Crystal OKeefe: And so a lot of times whenever people are like, I'm losing weight, but I wanna go down fast. I wanna cut again, I wanna get less food. And we're like, Nope, nope, nope. Let's let it ride. Or even when you're on a build and you're losing, let it ride.
Let your body do its thing.
Angelo Poli: And that, and that's if it's the long game. Now, if I have a client who's like, I'm two pounds from my goal weight, I'm fine. We can sprint, we can cut, and then we can add back in. But if someone has 40 pounds more to go, we're not gonna even consider. Assaulting their BMR just to lose the first five of that 40 slightly faster.
We have to look at each individual and build a custom approach and strategy for what's going to get them and sustain them at their goal weight. Now here's something interesting. While research has consistently shown that resistance training is effective for maintaining or increasing fat-free mass, I wish they'd just say muscle.
Neither resistance training nor aerobics have been consistently shown to negate the impact dieting has on REE, this impact has only been demonstrated in some studies, not in others as seen previously. So this has been officially observed in the research that there are times where even the exercise can't offset.
And again, that all boils down to we have to understand. and honor that survival mechanic and how our metabolism adapts when there's restriction. So what do the authorities say, some of the foremost bodies of information when it comes to exercise and what all this data means? Here's what the American College of Sports Medicine says.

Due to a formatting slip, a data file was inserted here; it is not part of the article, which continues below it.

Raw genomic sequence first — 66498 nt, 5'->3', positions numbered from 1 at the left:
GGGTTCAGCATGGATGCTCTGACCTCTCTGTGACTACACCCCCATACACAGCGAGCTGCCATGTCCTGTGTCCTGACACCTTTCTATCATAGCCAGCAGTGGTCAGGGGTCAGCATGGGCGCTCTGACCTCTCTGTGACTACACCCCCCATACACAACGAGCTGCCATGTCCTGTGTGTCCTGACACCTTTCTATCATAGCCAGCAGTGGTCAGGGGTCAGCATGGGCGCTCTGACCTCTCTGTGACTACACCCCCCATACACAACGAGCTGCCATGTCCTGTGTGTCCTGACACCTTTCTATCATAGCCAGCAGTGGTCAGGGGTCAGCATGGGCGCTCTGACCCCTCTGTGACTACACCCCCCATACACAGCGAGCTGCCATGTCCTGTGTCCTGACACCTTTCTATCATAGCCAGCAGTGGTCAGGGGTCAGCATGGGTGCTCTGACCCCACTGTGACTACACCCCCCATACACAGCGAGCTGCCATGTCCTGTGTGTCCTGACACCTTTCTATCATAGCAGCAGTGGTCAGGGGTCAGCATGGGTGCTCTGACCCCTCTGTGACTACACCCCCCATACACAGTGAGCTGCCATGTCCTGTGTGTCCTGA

In 2009. The ACSM published a position stand adopting the stance that resistance training does not seem to be an effective means for weight loss. Gasp.
Crystal OKeefe: Gasp, indeed.
Angelo Poli:Resistance training does not seem to be an effective means for weight loss.
There's gonna be an addendum to this. Instead, resistance training is associated with numerous other health benefits, including decreases in many chronic disease risk factors and increases in fat-free muscle muscle mass, and decreases in fat mass. So you wanna improve your body composition, resistance training,
Crystal OKeefe: Gotta do the lifting, the weights. Yep.
Angelo Poli:And remember, in some studies it was demonstrated that resistance training did offset, right? It is more likely than any other form of training to offset decreases in BMR/REE. It simply means that starvation trumps that mechanic. You are not always going to be dieting, right? You shouldn't always be dieting.